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Plants as insect destroyers
Spicer, William Webb (1877) Plants as insect destroyers. Papers & Proceedings and Report of the Royal Society of Tasmania. pp. 81-91.
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Being much attached to Botany, and, in a less degree perhaps to Entomology, I have put together a few notes, bearing upon both these sciences, and bringing before you one out of the many points, at which the two great families of plants and insects cross each other's paths— one, it must be added, in which the latter get decidedly the worst of it. We all know, to what an enormous extent insects are dependent on plants for support. In the supply both of food and protection Flora proves herself a veritable mother to her humble friends. But there is a dark side in the character of even this gentle deity, whom we are apt to associate with all that is cheerful and smiling; and it is astonishing to see in how many ways and under what different aspects she puts forth her "insecticidal" functions. Directly or indirectly the members of the Vegetable Kingdom help largely to thin the ranks of the little creatures which visit them.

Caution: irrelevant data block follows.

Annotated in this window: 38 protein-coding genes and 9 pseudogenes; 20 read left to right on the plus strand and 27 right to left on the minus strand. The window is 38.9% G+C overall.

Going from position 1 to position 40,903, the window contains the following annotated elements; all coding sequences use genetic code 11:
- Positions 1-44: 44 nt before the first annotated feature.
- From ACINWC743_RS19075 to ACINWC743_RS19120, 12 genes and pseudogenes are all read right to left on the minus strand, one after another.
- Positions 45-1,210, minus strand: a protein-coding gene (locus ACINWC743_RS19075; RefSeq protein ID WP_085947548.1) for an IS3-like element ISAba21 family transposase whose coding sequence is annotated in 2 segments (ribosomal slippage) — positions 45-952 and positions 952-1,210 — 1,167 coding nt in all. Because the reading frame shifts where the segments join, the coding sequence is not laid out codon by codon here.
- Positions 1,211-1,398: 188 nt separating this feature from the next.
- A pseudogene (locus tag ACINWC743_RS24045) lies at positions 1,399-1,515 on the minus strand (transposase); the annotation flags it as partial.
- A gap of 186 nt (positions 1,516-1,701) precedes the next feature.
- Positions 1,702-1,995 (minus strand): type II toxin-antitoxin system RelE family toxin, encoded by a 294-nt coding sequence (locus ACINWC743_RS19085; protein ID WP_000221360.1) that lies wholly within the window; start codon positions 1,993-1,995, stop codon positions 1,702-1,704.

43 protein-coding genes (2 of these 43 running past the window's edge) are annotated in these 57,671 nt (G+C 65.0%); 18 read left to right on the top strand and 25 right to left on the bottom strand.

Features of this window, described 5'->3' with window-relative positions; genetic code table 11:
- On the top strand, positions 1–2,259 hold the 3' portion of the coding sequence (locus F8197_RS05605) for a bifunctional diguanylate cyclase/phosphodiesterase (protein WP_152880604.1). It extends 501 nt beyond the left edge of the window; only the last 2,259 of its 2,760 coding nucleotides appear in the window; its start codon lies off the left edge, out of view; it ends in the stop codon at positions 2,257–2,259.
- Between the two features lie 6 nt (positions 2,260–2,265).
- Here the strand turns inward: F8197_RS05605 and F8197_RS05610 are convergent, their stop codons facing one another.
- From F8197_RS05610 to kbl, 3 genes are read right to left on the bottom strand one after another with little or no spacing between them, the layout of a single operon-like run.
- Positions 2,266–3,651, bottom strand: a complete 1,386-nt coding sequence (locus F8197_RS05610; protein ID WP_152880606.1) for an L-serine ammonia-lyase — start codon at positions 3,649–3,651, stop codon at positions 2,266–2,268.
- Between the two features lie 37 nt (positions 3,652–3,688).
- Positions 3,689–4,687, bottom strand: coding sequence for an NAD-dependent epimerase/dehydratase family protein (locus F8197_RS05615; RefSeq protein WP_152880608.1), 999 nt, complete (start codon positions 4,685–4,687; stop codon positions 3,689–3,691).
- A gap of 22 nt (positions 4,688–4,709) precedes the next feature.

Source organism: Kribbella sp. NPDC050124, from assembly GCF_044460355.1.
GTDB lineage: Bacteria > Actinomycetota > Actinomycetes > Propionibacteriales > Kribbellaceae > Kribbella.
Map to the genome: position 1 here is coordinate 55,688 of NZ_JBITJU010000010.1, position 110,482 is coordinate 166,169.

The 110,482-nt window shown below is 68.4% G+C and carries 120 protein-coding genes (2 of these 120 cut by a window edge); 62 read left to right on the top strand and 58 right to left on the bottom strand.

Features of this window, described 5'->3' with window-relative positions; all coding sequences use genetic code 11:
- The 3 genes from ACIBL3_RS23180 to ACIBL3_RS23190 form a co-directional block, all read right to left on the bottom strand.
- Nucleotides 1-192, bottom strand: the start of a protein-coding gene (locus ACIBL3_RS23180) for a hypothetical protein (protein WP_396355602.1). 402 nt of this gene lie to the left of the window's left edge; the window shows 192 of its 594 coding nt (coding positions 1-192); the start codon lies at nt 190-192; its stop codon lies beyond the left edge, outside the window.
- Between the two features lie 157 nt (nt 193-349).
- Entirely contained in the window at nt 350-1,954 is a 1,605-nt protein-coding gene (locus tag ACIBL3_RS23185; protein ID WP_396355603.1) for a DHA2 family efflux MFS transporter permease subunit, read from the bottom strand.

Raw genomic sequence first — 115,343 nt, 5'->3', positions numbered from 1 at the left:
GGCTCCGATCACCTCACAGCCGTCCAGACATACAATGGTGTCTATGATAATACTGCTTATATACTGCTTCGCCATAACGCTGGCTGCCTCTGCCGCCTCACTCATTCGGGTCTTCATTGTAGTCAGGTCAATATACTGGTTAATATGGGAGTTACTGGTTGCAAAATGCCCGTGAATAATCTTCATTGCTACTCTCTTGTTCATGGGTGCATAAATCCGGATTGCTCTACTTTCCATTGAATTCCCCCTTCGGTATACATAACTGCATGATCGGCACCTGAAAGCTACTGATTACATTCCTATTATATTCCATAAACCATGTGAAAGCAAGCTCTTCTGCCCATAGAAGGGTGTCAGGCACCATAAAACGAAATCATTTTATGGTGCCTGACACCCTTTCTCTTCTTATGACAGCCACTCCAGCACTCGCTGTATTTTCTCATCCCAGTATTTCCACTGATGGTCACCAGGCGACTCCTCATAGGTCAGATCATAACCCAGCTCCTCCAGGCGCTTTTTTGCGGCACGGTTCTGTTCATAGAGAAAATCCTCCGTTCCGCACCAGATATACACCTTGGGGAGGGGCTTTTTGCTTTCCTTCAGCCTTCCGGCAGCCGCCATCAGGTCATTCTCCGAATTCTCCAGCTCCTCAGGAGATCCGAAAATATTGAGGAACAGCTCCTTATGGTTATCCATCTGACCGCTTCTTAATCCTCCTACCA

|Keywords:||Royal Society of Tasmania, Van Diemens Land, VDL, Hobart Town, natural sciences, proceedings, records|
|Journal or Publication Title:||Papers & Proceedings and Report of the Royal Society of Tasmania|
|Page Range:||pp. 81-91|
|Additional Information:||In 1843 the Horticultural and Botanical Society of Van Diemen's Land was founded and became the Royal Society of Van Diemen's Land for Horticulture, Botany, and the Advancement of Science in 1844. In 1855 its name changed to Royal Society of Tasmania for Horticulture, Botany, and the Advancement of Science. In 1911 the name was shortened to Royal Society of Tasmania.|
|Date Deposited:||15 Nov 2012 23:54|
|Last Modified:||18 Nov 2014 04:44|
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